02 Jan Interview with Dr. Frank Lee, Global Healthcare & Life Sciences Industry Leader at IBM; Chief Architect, IBM Reference Architecture for Genomics – Speaker at PMWC 2018 Silicon Valley
Q: As a pioneer in high performance architectures for genomic research what are the biggest challenges that you see clients dealing with as they invest in precision medicine initiatives?
A: As precision medicine rapidly transforms the healthcare industry into one that is completely data-driven and evidence-based, a giant data wave is forming and clients are struggling to deploy the necessary infrastructure and technologies to keep pace.
As part of my doctoral work in molecular genetics at Washington University I participated in the first international genome project which took nearly 10 years and billions of dollars to sequence the first human genome. With the arrival of next generation sequencing technologies, we are now able to complete DNA sequencing for a single genome for roughly one thousand dollars and in less than a week’s time. Those cost dynamics will eventually support the expansion of genomics analytics beyond academic research centers and pharmaceutical R&D into clinical settings but not until organizations are equipped to handle the large amount of new data that will be produced on a regular basis.
Q: But precision medicine involves much more than just genomics data. What are the other data sources that we will need to address to support precision medicine?
A: That’s right –multiple studies indicate that an individual’s health is approximately 30% attributable to his/her genomic profile. The largest source of data impacting our health is believed to be associated with factors outside the health system –what we refer to as exogenous data including individual environmental, socio-economic and lifestyle characteristics. When combined with other data sources that are essential to comprehensive precision health including clinical records, labs & imaging; omics/Dx data; and remote monitoring and wearable data, it is easy to understand the magnitude of the challenge.
Q: As you developed a target reference architecture what are the other challenges that you had to consider?
A: The client’s computer platform must be fast, easy to use, affordable, and collaborative. It must accommodate the growing volumes of data which is often dispersed across geographic and organizational boundaries to support collaborative research and care management. It must also support an open framework and the hundreds of applications which are being developed in the areas of genomics, imaging, clinical analytics and artificial intelligence & deep learning. Many of these applications are isolated in functional and operational siloes further inhibiting integration of relevant data sets.
Q: With that in mind what advice do you give to clients who are making strategic investments to modernize their existing capabilities?
A: I look at three key ingredients to building a flexible and sustainable foundation that will support the demands of precision medicine. First, the solution must be defined by software. Even though the infrastructure is built using hardware with chips and processors, and data resides in storage attachments, the ability to operate, orchestrate and organize data is in software, or middleware sitting between hardware and applications. This is what we call software-defined infrastructure (SDI).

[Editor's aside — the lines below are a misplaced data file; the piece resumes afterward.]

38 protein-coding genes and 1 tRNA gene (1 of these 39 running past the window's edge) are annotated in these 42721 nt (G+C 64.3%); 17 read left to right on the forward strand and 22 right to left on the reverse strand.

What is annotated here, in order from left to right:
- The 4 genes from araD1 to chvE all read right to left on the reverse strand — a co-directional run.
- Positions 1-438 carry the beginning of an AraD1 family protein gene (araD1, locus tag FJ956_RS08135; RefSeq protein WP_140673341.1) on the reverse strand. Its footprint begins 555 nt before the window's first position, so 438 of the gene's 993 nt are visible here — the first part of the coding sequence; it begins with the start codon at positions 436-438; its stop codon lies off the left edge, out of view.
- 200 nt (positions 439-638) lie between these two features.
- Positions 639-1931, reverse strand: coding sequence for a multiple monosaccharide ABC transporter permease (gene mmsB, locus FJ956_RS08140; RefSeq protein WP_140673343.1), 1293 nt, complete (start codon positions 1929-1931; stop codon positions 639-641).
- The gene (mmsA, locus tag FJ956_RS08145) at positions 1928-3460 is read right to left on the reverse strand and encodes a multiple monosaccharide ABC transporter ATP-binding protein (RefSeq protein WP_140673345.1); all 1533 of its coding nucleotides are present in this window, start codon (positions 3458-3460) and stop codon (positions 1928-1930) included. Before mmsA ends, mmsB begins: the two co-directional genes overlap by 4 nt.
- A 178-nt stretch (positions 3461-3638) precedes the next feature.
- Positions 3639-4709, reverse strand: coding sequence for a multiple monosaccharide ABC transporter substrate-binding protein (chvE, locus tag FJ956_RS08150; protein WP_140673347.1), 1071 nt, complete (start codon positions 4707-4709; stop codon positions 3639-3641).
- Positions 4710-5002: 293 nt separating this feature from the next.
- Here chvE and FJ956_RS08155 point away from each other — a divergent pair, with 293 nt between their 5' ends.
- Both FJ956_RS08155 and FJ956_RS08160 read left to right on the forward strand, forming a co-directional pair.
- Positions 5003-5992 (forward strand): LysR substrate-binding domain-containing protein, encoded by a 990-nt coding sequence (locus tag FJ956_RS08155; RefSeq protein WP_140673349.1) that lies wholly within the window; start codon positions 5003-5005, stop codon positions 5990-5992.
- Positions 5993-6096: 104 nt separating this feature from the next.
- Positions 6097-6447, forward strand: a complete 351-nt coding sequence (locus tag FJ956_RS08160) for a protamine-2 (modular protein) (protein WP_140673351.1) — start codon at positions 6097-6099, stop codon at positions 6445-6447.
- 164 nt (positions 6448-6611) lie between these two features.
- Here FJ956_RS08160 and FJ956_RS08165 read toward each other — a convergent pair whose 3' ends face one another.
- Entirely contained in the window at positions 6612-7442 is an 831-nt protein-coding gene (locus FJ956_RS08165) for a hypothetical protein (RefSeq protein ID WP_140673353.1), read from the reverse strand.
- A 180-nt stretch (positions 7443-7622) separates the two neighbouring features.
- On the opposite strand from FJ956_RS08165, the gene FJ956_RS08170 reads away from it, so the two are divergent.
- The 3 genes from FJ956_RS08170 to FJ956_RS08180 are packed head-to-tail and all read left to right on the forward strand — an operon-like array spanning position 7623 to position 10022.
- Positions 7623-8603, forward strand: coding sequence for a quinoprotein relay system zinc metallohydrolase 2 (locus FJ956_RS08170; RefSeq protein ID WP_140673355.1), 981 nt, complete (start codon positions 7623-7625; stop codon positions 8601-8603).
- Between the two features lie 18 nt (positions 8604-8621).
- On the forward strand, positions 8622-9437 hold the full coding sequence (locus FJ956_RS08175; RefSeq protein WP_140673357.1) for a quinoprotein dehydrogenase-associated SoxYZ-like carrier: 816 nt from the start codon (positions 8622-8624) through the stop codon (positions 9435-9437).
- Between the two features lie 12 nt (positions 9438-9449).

Second, any solution needs to follow a defined reference architecture. Our experience with clients has taught us that software capabilities can easily be dictated by underlying hardware building blocks (CPU vs GPU, on-prem vs cloud, x86 vs Power8) and even more so by the hundreds if not thousands of applications it needs to support. Without a consistent framework and roadmap in the form of reference architecture, things will fall apart (or branch off) very quickly. It might take more effort initially, but the value and benefits are long-lasting and wide-reaching.
Finally, the solution, software and architecture must be part of an ecosystem. There are dozens of major healthcare and life science organizations worldwide — international initiatives, top cancer centers, genome centers and large pharma and biotech companies, that have adopted our solutions and reference architecture. One benefit they started to realize is collaboration and sharing based on common architecture. For example, a research hospital can develop a cancer genomics pipeline and share it with another institution quickly either by sending the XML-based script or publishing it in a cloud-based portal like an application store. We have also started to see early examples of data sharing using metadata and RESTful APIs. Based on this approach, parallel communities or consortium are being formed for digital medical imaging, translational research and big data analytics. This makes parallel discovery possible.
Q: It can all sound a bit overwhelming. What do you say to the skeptics who say the hurdles in our current healthcare system are too big for us to expect the reality of precision medicine anytime soon?
A: We’re on a long journey. We’ve been focused on understanding the structure and biology of the human genome. In the grand scale we’ve largely accomplished that in a remarkably short period of time.
We are now focused on understanding the biology of disease in order to ultimately advance the science of medicine and improve the effectiveness of healthcare. While the hurdles are significant, the pace is accelerating and there is no turning back on the journey. It is essential that healthcare researchers, providers, technologists and data scientists begin building a strong foundation now for turning all this data into practical insights or risk being left behind.